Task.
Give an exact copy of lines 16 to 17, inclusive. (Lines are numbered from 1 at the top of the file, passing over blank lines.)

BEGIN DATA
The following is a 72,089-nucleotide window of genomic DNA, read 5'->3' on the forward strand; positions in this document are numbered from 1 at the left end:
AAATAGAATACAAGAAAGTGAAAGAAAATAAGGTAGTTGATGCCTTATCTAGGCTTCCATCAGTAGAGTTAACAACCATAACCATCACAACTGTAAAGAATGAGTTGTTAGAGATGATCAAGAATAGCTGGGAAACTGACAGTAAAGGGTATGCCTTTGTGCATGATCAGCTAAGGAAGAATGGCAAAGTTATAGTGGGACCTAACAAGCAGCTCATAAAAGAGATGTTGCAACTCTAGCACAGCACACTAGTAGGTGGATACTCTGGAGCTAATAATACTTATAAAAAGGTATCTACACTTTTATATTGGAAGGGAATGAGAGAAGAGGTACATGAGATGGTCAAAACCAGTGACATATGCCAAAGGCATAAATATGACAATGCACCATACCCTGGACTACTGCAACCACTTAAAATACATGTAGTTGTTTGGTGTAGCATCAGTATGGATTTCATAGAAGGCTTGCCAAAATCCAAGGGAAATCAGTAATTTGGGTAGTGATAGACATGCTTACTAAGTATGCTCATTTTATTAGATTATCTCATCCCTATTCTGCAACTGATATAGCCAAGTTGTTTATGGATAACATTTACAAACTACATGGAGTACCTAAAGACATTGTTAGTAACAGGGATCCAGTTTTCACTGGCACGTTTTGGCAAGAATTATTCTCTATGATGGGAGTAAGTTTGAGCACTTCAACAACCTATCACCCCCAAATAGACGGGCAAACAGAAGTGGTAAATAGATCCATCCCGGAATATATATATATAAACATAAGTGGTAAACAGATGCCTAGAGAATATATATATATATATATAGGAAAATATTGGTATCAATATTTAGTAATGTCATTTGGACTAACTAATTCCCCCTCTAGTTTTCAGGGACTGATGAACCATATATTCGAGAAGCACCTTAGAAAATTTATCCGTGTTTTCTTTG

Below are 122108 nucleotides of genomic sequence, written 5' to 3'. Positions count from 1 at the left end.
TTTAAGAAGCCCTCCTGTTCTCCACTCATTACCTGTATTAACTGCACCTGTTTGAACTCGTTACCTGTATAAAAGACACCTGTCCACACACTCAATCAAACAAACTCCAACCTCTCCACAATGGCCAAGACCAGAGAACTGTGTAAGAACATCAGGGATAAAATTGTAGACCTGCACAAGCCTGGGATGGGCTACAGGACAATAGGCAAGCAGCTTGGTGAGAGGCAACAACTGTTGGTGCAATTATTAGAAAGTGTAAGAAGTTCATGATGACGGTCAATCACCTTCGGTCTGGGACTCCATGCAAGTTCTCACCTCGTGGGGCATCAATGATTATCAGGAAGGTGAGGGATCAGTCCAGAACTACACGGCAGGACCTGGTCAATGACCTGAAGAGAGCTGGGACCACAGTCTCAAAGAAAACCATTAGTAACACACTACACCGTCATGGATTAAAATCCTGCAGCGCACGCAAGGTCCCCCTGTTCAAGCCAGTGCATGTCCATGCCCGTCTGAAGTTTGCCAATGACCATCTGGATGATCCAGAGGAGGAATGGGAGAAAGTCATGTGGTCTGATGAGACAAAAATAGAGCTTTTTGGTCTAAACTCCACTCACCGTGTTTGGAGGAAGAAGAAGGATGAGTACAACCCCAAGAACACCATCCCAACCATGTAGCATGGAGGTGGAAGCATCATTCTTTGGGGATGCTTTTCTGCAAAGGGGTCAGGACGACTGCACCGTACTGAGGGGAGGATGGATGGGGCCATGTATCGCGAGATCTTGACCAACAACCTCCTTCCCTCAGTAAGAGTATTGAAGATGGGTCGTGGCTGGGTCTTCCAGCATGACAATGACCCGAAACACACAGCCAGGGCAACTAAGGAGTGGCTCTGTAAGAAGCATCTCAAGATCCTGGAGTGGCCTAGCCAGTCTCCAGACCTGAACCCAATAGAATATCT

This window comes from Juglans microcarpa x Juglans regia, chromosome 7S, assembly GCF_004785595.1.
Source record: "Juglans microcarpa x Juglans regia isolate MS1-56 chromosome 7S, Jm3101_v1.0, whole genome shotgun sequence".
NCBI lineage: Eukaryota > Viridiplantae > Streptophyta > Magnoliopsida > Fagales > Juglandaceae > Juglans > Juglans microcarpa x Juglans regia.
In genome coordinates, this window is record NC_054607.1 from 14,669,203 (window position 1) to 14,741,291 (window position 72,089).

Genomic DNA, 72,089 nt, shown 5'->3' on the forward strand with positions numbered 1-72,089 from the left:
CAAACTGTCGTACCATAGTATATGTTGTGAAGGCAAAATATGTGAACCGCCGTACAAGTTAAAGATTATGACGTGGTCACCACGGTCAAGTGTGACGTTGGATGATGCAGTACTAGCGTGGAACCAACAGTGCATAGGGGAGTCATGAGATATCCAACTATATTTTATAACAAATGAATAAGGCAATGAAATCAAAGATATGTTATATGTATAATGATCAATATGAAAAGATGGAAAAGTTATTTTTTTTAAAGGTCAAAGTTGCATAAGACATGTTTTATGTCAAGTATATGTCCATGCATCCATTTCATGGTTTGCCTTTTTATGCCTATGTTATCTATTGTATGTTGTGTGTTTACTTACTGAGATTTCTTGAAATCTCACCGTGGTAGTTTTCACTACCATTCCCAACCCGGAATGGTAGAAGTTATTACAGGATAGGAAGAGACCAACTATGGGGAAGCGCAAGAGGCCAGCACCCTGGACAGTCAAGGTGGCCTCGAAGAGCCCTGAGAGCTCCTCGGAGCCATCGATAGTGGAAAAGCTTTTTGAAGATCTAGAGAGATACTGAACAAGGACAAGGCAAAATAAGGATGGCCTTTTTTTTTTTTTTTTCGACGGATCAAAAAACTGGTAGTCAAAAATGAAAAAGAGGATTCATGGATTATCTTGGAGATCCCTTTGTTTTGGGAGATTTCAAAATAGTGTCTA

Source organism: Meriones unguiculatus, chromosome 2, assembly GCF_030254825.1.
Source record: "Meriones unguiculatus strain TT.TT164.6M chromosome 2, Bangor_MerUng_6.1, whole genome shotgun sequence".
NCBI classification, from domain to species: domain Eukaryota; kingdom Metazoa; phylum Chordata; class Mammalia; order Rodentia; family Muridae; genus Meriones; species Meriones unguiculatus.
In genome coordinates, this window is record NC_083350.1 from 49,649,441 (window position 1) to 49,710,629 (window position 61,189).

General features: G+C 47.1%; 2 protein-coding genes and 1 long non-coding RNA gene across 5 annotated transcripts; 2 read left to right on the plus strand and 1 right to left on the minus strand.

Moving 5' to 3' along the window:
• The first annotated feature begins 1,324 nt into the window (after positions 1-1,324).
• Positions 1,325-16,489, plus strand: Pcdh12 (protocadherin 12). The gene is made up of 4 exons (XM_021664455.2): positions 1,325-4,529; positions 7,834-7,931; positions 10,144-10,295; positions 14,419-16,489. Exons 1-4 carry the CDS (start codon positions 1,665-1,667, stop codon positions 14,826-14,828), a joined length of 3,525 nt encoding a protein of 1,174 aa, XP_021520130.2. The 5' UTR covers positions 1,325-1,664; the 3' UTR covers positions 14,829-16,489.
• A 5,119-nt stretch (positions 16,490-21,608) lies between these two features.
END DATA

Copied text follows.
Moving 5' to 3' along the window:
• The first annotated feature begins 1,324 nt into the window (after positions 1-1,324).